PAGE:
To suppress mTOR activity, mTOR inhibitors of the first-generation interact with FKBP12, which further binds to the FRB domain of mTOR. Second-generation mTOR inhibitors work as ATP-competitors by competing with ATP molecules for attaching to the mTOR kinase domain. The third generation of mTOR inhibitors is a more recent family of inhibitors that are developed to be active against drug resistance in cancer cells with mTOR FRB/kinase domain mutations .
The first generation mTOR inhibitors
Rapamycin, the prototype mTOR inhibitor, was originally used for over two decades as an immunosuppressant, preventing T-cell activation. Rapamycin has a selective immunosuppressive action by inhibiting the stimulation of T cells induced by some stimuli, blocking the intracellular signaling, dependent and independent of calcium. The research results have shown that the immunosuppressive mechanisms of rapamycin are other than the mechanisms of action of ciclosporin, tacrolimus and other immunosuppressive agents. Preclinical pharmacological studies suggest that rapamycin binds to the specific cytosolic protein FKPB-12, and the FKPB-12/rapamycin complex blocks activation of mTOR, a kinase critical for cell cycle progression. By blocking mTOR, specific pathways of intracellular signal transduction are inhibited. The final effect is to stop the activation of lymphocyte cells, which generates immunosuppression. In vivo, rapamycin has a direct effect on immune-mediated responses to suppress T- and B-cell activation, such as allograft rejection . Rapamycin, on the other hand, does not directly block mTOR kinase activity. Instead, it binds to mTORC1, in a domain close to the active site of the kinase, but not to mTORC2 [13, 19]. As a result, it only inhibits certain of mTORC1's actions. The main components of mTORC1 and mTORC2 are shown in Fig. 2 [40, 80].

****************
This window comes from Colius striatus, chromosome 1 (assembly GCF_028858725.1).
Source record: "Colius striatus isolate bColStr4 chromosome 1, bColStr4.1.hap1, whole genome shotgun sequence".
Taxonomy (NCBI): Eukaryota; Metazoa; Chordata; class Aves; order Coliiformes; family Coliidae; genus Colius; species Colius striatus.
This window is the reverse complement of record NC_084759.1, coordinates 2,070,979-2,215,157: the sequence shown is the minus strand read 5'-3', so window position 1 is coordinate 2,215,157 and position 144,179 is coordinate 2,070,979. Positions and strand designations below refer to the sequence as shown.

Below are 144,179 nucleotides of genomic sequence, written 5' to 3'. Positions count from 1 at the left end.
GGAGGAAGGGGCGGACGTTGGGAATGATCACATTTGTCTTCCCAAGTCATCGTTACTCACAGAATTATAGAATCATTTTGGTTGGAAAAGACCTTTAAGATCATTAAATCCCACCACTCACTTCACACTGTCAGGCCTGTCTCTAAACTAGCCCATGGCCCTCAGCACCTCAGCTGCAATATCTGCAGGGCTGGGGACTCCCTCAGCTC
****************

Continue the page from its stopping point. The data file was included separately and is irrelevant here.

According to a recent study, the binding of rapamycin-FKBP12 and mTOR does not disrupt the mTORC1 dimer, but it does restrict access to the active site cleft from 20 to 10, showing that the FRB domain works as a barrier to the binding site of an active substrate . Although rapamycin is extremely selective for mTOR, it does not effectively block all mTORC1  actions and may inhibit mTORC2 in certain cell types when therapy is continued for a long time . Though rapamycin does not directly interact with mTORC2, attaching with mTOR in a complex form with FKBP12, it can indirectly affect mTORC2 . The prototype rapamycin's pharmacokinetic properties are not ideal. This prompted the additional study, which resulted in the discovery of rapamycin analogues (also known as rapalogs) with superior 'drug-like' effects. Several such compounds have been published in the literature, demonstrating their efficacy in the treatment of disorders such as cancer. These include RAD001 (everolimus, created by Novartis) [86, 87], CCI-779 (temsirolimus, developed by Wyeth-Ayerst/Pfizer), and AP23573 (ridaforolimus, developed by Merck/Ariad). Novartis recently demonstrated several semi-synthetic rapamycin analogues , that are mTORC1 inhibitors which have the potential to treat a variety of illnesses and disorders, including cancer, transplant rejection, neurological disorders, inflammation, autoimmune diseases, age-related disorders, fungal infections, and many more. These semi-synthetic rapamycin analogues have typically been derivatized at different skeletal carbons of the macrolide ring (such as C16, C32, and C40) to improve aqueous solubility, oral bioavailability, and other pharmacokinetic features .